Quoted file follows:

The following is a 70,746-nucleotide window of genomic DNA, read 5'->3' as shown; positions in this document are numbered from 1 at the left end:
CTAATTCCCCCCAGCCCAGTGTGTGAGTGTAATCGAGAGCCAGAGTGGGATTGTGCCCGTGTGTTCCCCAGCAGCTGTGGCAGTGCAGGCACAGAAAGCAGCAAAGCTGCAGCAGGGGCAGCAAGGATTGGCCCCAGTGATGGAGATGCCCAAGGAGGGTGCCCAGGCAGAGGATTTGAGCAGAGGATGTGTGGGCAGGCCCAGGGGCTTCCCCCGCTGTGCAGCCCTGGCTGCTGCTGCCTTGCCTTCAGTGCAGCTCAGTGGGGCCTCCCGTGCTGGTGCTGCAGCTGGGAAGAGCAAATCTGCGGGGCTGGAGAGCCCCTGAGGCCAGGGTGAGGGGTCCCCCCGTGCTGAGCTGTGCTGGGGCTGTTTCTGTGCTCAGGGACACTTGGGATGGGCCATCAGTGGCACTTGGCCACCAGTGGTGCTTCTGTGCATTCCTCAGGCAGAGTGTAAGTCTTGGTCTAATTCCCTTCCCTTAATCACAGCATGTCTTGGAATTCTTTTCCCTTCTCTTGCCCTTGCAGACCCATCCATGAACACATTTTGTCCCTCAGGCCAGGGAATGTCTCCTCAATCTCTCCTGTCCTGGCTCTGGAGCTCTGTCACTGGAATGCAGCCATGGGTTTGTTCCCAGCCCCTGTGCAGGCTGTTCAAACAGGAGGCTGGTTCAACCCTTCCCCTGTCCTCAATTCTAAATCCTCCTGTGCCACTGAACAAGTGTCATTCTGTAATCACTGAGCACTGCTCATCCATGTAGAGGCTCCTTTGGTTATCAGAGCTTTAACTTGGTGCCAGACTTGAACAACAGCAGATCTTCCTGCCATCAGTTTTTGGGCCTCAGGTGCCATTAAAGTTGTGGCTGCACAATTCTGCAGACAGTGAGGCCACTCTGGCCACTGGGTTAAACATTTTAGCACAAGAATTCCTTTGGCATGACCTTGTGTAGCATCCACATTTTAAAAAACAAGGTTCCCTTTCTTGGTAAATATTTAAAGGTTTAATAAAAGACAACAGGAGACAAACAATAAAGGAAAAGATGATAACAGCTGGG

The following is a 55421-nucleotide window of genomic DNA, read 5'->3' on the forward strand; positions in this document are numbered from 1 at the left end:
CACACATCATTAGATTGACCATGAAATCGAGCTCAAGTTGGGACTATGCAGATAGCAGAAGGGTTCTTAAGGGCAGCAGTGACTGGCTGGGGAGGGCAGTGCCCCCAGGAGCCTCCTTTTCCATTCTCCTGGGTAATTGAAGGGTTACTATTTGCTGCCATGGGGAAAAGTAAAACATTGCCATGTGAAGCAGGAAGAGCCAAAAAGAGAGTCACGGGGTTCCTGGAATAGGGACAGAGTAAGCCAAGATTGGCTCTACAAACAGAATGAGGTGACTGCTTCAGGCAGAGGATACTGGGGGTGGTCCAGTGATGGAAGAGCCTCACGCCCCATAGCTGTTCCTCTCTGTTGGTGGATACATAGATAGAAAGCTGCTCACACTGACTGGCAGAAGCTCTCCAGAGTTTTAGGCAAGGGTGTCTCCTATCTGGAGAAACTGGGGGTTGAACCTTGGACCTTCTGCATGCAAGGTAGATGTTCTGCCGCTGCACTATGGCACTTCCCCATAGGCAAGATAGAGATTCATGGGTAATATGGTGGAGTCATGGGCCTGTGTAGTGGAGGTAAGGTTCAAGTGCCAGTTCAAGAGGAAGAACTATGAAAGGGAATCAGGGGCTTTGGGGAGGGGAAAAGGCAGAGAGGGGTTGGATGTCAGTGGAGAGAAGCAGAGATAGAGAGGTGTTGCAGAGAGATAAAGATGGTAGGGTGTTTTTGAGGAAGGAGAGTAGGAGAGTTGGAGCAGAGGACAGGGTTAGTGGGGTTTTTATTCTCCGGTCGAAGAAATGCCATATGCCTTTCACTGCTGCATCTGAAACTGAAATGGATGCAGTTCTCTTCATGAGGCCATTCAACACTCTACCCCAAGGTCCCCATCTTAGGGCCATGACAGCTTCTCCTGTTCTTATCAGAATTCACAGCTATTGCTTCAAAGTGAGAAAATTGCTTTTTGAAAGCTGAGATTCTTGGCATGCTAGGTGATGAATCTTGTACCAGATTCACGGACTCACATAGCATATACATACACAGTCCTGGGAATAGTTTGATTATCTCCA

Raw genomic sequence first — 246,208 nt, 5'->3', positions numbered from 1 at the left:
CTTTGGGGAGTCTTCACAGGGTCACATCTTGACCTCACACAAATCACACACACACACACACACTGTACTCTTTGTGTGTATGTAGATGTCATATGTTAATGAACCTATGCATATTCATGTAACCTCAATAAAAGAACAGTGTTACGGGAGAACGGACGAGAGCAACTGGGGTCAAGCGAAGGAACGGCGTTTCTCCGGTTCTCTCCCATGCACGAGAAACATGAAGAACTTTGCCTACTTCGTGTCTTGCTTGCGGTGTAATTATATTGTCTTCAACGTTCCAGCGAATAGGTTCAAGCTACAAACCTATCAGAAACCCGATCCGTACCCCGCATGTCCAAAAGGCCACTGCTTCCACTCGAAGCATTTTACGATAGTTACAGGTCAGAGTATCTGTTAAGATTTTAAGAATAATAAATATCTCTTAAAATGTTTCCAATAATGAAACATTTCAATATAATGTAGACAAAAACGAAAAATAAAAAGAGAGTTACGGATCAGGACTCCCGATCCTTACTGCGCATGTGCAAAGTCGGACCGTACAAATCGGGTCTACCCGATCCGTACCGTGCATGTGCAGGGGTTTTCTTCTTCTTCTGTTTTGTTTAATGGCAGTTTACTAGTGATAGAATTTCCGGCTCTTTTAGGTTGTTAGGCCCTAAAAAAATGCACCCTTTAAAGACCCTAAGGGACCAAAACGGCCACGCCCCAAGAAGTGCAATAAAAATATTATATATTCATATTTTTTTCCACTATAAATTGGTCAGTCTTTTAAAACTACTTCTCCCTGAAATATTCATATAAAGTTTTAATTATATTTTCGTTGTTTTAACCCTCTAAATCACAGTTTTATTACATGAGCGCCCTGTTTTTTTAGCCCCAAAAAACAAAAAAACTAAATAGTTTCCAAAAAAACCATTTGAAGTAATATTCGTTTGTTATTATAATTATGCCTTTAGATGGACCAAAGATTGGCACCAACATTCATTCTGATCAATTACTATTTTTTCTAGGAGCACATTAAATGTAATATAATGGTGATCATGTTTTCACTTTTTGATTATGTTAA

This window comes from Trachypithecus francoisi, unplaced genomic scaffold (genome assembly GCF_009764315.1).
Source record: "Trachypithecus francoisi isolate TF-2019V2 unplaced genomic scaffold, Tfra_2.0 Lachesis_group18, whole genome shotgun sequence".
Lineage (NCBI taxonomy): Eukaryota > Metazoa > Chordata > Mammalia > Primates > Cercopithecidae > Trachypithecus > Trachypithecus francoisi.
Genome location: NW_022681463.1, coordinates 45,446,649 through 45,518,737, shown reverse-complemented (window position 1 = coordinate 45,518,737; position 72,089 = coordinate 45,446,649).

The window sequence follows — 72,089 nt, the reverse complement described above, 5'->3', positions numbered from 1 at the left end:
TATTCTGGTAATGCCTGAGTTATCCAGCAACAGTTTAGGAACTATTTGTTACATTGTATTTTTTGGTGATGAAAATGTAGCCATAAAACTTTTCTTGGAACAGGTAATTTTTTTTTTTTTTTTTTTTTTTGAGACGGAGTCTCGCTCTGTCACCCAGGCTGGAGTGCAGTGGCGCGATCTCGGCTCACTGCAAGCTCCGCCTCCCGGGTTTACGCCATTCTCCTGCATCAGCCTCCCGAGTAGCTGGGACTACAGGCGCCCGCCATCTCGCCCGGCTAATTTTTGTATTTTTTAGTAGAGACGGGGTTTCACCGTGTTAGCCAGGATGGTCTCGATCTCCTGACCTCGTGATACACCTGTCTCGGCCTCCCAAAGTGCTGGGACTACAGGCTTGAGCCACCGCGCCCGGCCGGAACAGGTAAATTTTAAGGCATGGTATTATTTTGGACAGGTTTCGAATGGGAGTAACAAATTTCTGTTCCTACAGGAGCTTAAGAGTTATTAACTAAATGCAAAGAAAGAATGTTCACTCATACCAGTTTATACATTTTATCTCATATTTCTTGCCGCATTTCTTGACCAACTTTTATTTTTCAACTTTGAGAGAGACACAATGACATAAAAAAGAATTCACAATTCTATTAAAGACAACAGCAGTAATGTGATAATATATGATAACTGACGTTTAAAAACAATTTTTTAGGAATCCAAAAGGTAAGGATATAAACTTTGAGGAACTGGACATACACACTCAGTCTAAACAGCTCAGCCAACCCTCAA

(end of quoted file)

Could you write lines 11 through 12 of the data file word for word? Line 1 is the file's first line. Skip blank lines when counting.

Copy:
The window sequence follows — 72,089 nt, the reverse complement described above, 5'->3', positions numbered from 1 at the left end:
TATTCTGGTAATGCCTGAGTTATCCAGCAACAGTTTAGGAACTATTTGTTACATTGTATTTTTTGGTGATGAAAATGTAGCCATAAAACTTTTCTTGGAACAGGTAATTTTTTTTTTTTTTTTTTTTTTTGAGACGGAGTCTCGCTCTGTCACCCAGGCTGGAGTGCAGTGGCGCGATCTCGGCTCACTGCAAGCTCCGCCTCCCGGGTTTACGCCATTCTCCTGCATCAGCCTCCCGAGTAGCTGGGACTACAGGCGCCCGCCATCTCGCCCGGCTAATTTTTGTATTTTTTAGTAGAGACGGGGTTTCACCGTGTTAGCCAGGATGGTCTCGATCTCCTGACCTCGTGATACACCTGTCTCGGCCTCCCAAAGTGCTGGGACTACAGGCTTGAGCCACCGCGCCCGGCCGGAACAGGTAAATTTTAAGGCATGGTATTATTTTGGACAGGTTTCGAATGGGAGTAACAAATTTCTGTTCCTACAGGAGCTTAAGAGTTATTAACTAAATGCAAAGAAAGAATGTTCACTCATACCAGTTTATACATTTTATCTCATATTTCTTGCCGCATTTCTTGACCAACTTTTATTTTTCAACTTTGAGAGAGACACAATGACATAAAAAAGAATTCACAATTCTATTAAAGACAACAGCAGTAATGTGATAATATATGATAACTGACGTTTAAAAACAATTTTTTAGGAATCCAAAAGGTAAGGATATAAACTTTGAGGAACTGGACATACACACTCAGTCTAAACAGCTCAGCCAACCCTCAA